As metals supplies become scarcer, while industrialisation continues to grow at high rates in the big Eastern economies, it is becoming apparent that projects hitherto the prerogative of western mining and metals companies are falling to the Chinese and Indians.
The cowboys are way out of their depth nowadays and no doubt will be sticking to the new commodities investment hotspot of agribusiness and food supply, but in base metals and ferrous metals it is now the Chinese, and latterly the Indians, who are calling the tune in investing in developing world mineral deposits to protect future supplies for their ever-growing industrialised economies.
Over the past few days it has been the gold price which has been in the limelight as it has powered to new highs - although in real currency terms still well off its 1980 level. But, almost unnoticed, base metals prices have been creeping up in the New Year too and with double digit growth seemingly continuing in two of the world's fastest growing economies, China and India, the portents are strong for these and also perhaps even more so for the largely steel sector-dependent metals like manganese, molbdenum, chromium, nickel, cobalt, titanium and not least, for iron ore itself.
Indeed it could well be iron and steel, not gold or copper, which become the main driving forces for mining in 2008 and beyond. Gold, as far as the mining sector itself is concerned is perhaps a bit of a side-show - important for those involved, but not having a great impact on general industrial and mining growth, although it does have the capability of substantially stimulating exploration activity.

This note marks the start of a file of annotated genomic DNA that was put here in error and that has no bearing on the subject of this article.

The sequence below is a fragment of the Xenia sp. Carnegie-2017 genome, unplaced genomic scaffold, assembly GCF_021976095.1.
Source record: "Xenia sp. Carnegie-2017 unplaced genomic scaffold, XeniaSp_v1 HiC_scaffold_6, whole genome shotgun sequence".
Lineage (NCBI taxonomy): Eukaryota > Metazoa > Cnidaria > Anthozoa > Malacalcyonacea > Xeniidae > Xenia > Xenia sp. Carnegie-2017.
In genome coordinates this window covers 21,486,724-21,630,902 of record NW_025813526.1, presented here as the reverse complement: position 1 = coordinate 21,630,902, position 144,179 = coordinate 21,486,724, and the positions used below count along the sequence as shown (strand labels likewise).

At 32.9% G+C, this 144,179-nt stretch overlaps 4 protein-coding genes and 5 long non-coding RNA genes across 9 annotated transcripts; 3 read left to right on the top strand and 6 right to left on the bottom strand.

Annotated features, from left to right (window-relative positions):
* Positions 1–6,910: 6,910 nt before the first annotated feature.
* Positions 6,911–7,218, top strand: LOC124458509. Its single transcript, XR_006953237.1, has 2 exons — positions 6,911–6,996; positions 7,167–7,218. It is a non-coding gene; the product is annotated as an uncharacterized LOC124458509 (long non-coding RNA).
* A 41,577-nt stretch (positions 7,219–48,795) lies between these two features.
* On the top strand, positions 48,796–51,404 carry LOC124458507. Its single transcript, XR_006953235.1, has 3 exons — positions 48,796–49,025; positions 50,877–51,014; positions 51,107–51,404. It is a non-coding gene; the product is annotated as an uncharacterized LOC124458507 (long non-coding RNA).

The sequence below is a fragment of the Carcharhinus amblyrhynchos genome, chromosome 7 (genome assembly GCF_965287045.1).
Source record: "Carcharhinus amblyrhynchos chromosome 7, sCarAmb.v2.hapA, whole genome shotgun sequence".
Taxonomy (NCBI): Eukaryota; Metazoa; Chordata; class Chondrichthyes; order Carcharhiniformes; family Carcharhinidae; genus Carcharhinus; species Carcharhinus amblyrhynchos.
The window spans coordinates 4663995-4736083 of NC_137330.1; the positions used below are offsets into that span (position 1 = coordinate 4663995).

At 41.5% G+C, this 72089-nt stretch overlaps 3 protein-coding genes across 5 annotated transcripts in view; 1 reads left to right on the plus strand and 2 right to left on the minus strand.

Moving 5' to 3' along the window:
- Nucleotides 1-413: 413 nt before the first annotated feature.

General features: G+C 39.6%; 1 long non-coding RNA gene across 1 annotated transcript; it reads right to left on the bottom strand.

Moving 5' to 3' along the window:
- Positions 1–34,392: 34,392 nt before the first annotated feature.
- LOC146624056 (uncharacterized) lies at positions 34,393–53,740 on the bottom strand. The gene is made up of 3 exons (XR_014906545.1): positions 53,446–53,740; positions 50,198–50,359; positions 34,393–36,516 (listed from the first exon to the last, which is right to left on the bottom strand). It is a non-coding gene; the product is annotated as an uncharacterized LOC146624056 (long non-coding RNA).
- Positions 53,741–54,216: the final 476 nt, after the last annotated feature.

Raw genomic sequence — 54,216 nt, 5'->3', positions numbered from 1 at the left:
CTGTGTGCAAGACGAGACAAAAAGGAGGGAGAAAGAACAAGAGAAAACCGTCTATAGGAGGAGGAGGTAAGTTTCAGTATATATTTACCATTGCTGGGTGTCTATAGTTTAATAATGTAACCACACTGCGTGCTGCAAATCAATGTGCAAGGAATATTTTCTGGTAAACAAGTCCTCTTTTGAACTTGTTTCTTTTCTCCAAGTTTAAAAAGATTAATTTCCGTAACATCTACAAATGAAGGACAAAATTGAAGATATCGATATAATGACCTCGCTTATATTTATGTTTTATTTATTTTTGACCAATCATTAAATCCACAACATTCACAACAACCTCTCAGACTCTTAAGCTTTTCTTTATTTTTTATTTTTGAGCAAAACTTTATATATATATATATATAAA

It also cannot have gone unnoticed by the mining community, that the Chinese in particular, and more latterly Indian concerns, have been in the forefront of pouring money into developing ferrous and base metals projects in order to secure supplies well into the future. Indeed in many developing areas of the world the western mining companies are finding themselves outgunned financially by sometimes state-sponsored steel and mining concerns from these two countries.
Security of metals supplies may indeed be off the radar of most western governments and private sector companies have to make their bids for new deposits on strictly commercial grounds as they have to keep their shareholders on side which can put them at a disadvantage bidding against some of their eastern rivals.
There is also an indication that for China in particular, the government is extremely supportive of its mining concerns and it is part of its foreign policy to cement its ties with some key countries through foreign aid programmes, and here the concentration appears to be on those which may have something to offer in return - like access to major mineral deposits.
Gone are the days of economic dominance by the West - we may well be entering a phase in world economics where countries like China and India will be calling the tune in exploration and development activities worldwide. Few western companies have the financial muscle to outgun the big Chinese and Indian steel companies and base metals consumers nowadays - another factor stimulating the merger and acquisitions activity in the West which is resulting in fewer, but much larger, mining corporations of the size necessary to compete in the new order.